Wednesday 15 August 2012

The Sunday Challenge, Part 2.

I have been back for a couple more of my Sunday, 45 minute challenges. One of them was  this morning, a Wednesday, because, due to the odd nature of the catholic church and its feast days, my wife "had" to attend today.   Not to worry, a ready threaded rod, a disgorger and a single slice of bread were added to the car, secretly, before we set out.
The last Sunday challenge had been a blank, didn't get my choice of swim, or rather my choice of hole in the weeds.  But it was nevertheless worth the trip, as a kingfisher soon made his presence known, by diving and catching what looked like a tiny rudd. Several species of dragonfly and damselfly darted and danced above the water surface, and a large brown dragonfly landed on a small protruding wooden post, not a yard from me.  Putting its oviposter into the water it appeared to lay an egg, or perhaps some eggs, before flying off again.  Not too much can be expected in what turns out to be no more than 30 minutes by the waterside, but this half hour certainly had its gems.
Today's  "Sunday Challenge" was more about the fishing. No one else on the pond, casting into the tiny open space in the weeds was made more difficult by the side wind. But with a pinch of flake on the hook, the float hit the spot, and almost immediately twitched and sailed slowly to the right.  A strike resulted in a two ounce rudd, wearing its full coat of red and gold, shimmering in the sunlight.  A second cast produced a similarly sized tench, which used all its strength and slipperyness to try and evade my grasp. They really are "as slippery as an eel", but at the same time very pleasant to touch.

 Another beautiful little creature.  But the best was yet to come, and the next three casts produced three very delicate bites, resulting in three small crucians, 6  - 8 inches in length, deep bodied little bundles of pure gold.   And they scrap so well on my J.W. Young travel barbel rod.   I have not used this rod for barbel yet, and it seems to be far more suitable for light float work.    Catching a barbel on it will be an experiment that will have to wait for the next river trip I think, although I have doubts as to how well it will deal with a large barbel, heading downstream at a rate of knots.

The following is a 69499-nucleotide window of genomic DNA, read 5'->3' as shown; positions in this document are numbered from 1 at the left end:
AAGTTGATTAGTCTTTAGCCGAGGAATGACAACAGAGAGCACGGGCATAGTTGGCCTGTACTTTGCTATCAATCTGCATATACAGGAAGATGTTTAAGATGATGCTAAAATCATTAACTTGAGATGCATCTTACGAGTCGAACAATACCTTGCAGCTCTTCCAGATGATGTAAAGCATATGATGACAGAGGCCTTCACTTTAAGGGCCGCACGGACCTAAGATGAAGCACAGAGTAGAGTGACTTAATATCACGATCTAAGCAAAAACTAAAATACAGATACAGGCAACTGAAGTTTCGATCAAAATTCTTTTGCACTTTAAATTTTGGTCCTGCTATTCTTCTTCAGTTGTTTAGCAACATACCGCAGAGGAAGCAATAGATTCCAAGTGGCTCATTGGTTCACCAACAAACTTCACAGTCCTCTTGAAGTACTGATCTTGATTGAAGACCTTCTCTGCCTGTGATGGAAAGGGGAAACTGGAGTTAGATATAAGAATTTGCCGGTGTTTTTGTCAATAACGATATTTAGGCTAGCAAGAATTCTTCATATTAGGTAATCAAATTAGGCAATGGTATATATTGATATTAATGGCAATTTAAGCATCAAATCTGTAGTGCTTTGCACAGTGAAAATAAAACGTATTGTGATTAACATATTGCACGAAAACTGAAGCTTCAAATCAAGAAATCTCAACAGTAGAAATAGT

But I just love crucian carp,  fishing for them is rather like catching little teddy bears, they just seem such cuddly little fish.  They don't even need to be big: larger ones, especially from heavily fished waters often look to be old warriors, but the smaller specimens are invariably quite delightful.
So: five fish in about 30 minutes, half a dozen casts: the Sunday challenge has been very well met this Wednesday morning, and I return to pike up my wife, with an unexplained grin on my face.
A grin that remains, as I realise my Freudian mistyping of the word "pick" in the last sentence.

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